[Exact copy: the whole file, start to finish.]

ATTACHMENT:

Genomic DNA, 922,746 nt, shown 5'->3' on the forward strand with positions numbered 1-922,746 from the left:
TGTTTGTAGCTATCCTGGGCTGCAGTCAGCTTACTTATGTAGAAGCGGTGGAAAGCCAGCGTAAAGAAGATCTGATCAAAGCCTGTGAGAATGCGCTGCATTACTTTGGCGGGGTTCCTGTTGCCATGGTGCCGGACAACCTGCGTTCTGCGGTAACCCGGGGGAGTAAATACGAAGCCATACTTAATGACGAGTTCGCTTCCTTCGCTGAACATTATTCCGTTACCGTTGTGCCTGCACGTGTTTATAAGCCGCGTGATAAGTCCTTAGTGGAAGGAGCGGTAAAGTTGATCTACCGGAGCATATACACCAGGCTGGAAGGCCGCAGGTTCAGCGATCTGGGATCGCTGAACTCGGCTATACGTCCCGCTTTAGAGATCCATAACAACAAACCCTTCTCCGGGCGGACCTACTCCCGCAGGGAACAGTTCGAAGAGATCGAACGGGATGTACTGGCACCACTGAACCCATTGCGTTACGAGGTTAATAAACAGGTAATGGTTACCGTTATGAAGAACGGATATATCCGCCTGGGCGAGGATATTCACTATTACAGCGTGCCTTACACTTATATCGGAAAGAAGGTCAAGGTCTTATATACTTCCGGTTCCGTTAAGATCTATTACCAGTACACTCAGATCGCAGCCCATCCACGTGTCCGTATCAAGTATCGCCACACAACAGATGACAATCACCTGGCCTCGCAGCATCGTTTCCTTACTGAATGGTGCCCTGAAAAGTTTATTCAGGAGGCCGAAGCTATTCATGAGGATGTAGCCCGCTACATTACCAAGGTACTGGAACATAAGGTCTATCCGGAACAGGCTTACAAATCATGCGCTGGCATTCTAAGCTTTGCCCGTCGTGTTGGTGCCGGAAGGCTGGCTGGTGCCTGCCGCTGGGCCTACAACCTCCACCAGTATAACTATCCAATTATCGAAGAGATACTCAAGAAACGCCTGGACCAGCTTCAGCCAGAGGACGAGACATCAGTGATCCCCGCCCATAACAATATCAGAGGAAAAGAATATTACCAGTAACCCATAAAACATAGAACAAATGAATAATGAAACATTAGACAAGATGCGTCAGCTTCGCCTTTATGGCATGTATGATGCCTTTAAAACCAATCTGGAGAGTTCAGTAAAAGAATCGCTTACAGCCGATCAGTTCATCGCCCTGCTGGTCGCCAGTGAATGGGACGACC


Genomic DNA, 922,746 nt, shown 5'->3' on the forward strand with positions numbered 1-922,746 from the left:
TGTTTGTAGCTATCCTGGGCTGCAGTCAGCTTACTTATGTAGAAGCGGTGGAAAGCCAGCGTAAAGAAGATCTGATCAAAGCCTGTGAGAATGCGCTGCATTACTTTGGCGGGGTTCCTGTTGCCATGGTGCCGGACAACCTGCGTTCTGCGGTAACCCGGGGGAGTAAATACGAAGCCATACTTAATGACGAGTTCGCTTCCTTCGCTGAACATTATTCCGTTACCGTTGTGCCTGCACGTGTTTATAAGCCGCGTGATAAGTCCTTAGTGGAAGGAGCGGTAAAGTTGATCTACCGGAGCATATACACCAGGCTGGAAGGCCGCAGGTTCAGCGATCTGGGATCGCTGAACTCGGCTATACGTCCCGCTTTAGAGATCCATAACAACAAACCCTTCTCCGGGCGGACCTACTCCCGCAGGGAACAGTTCGAAGAGATCGAACGGGATGTACTGGCACCACTGAACCCATTGCGTTACGAGGTTAATAAACAGGTAATGGTTACCGTTATGAAGAACGGATATATCCGCCTGGGCGAGGATATTCACTATTACAGCGTGCCTTACACTTATATCGGAAAGAAGGTCAAGGTCTTATATACTTCCGGTTCCGTTAAGATCTATTACCAGTACACTCAGATCGCAGCCCATCCACGTGTCCGTATCAAGTATCGCCACACAACAGATGACAATCACCTGGCCTCGCAGCATCGTTTCCTTACTGAATGGTGCCCTGAAAAGTTTATTCAGGAGGCCGAAGCTATTCATGAGGATGTAGCCCGCTACATTACCAAGGTACTGGAACATAAGGTCTATCCGGAACAGGCTTACAAATCATGCGCTGGCATTCTAAGCTTTGCCCGTCGTGTTGGTGCCGGAAGGCTGGCTGGTGCCTGCCGCTGGGCCTACAACCTCCACCAGTATAACTATCCAATTATCGAAGAGATACTCAAGAAACGCCTGGACCAGCTTCAGCCAGAGGACGAGACATCAGTGATCCCCGCCCATAACAATATCAGAGGAAAAGAATATTACCAGTAACCCATAAAACATAGAACAAATGAATAATGAAACATTAGACAAGATGCGTCAGCTTCGCCTTTATGGCATGTATGATGCCTTTAAAACCAATCTGGAGAGTTCAGTAAAAGAATCGCTTACAGCCGATCAGTTCATCGCCCTGCTGGTCGCCAGTGAATGGGACGACC